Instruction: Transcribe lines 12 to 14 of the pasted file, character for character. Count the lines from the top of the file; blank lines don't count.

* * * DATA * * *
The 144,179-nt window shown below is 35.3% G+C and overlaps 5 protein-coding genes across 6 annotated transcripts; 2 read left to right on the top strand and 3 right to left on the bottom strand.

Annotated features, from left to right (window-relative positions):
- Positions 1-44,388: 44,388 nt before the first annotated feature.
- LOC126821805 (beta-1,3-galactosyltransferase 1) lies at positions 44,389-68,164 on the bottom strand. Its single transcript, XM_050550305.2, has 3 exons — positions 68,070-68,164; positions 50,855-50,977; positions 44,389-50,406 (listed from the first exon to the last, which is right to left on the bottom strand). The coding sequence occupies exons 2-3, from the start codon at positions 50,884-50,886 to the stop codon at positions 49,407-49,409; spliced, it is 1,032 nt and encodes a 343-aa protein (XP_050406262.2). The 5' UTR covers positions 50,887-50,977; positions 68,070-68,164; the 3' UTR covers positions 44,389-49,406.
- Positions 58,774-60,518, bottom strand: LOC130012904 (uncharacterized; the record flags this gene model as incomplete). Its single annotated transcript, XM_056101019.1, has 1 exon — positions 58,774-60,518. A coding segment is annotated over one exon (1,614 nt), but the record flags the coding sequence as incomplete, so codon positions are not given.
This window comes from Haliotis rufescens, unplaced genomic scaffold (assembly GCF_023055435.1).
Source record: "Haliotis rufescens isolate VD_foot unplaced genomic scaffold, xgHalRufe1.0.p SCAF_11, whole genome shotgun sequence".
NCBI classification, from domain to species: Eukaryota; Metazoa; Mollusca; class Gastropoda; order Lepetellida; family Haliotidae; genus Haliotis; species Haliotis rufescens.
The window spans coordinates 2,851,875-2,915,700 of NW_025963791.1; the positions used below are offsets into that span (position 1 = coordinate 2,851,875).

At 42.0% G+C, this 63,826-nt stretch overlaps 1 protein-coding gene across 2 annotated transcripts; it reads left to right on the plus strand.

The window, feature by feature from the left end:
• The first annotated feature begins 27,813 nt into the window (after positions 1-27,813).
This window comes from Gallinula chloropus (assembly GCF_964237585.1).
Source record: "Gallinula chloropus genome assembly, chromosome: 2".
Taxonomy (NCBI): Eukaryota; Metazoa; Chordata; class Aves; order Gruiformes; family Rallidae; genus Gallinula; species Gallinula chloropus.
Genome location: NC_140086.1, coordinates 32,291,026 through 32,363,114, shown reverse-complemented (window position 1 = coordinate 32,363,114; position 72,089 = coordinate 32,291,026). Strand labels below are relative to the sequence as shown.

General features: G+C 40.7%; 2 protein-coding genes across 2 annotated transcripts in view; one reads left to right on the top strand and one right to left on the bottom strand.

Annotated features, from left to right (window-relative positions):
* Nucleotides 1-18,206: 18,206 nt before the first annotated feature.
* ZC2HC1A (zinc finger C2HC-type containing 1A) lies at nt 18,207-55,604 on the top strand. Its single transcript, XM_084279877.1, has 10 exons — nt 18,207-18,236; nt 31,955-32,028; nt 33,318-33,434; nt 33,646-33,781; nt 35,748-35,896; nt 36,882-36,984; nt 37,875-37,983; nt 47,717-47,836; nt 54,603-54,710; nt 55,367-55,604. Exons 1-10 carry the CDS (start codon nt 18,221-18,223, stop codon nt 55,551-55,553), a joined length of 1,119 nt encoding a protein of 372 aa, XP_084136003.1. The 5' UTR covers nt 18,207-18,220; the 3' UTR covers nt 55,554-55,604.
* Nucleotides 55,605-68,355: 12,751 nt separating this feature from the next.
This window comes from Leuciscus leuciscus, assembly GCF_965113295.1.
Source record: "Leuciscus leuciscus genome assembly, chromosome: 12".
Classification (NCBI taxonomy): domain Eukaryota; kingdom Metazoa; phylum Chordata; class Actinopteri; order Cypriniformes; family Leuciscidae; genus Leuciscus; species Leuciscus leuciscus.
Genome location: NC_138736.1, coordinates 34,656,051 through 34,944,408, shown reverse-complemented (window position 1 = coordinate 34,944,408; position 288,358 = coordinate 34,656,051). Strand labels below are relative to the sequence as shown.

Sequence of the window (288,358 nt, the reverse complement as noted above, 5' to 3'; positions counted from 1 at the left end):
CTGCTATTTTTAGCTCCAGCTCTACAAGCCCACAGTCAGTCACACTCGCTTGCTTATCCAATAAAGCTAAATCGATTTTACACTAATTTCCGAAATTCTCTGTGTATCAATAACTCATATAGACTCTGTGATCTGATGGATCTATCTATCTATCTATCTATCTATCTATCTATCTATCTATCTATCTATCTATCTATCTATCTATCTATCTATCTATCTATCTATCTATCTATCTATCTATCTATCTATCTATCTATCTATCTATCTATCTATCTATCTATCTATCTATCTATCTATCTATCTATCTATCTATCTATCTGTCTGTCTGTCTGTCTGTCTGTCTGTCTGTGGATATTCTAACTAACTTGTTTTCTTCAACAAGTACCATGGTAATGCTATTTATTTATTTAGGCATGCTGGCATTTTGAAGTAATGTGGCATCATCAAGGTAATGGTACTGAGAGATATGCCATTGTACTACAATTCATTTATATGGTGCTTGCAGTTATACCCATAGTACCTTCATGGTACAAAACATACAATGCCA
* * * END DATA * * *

• The first annotated feature begins 27,813 nt into the window (after positions 1-27,813).
This window comes from Gallinula chloropus (assembly GCF_964237585.1).
Source record: "Gallinula chloropus genome assembly, chromosome: 2".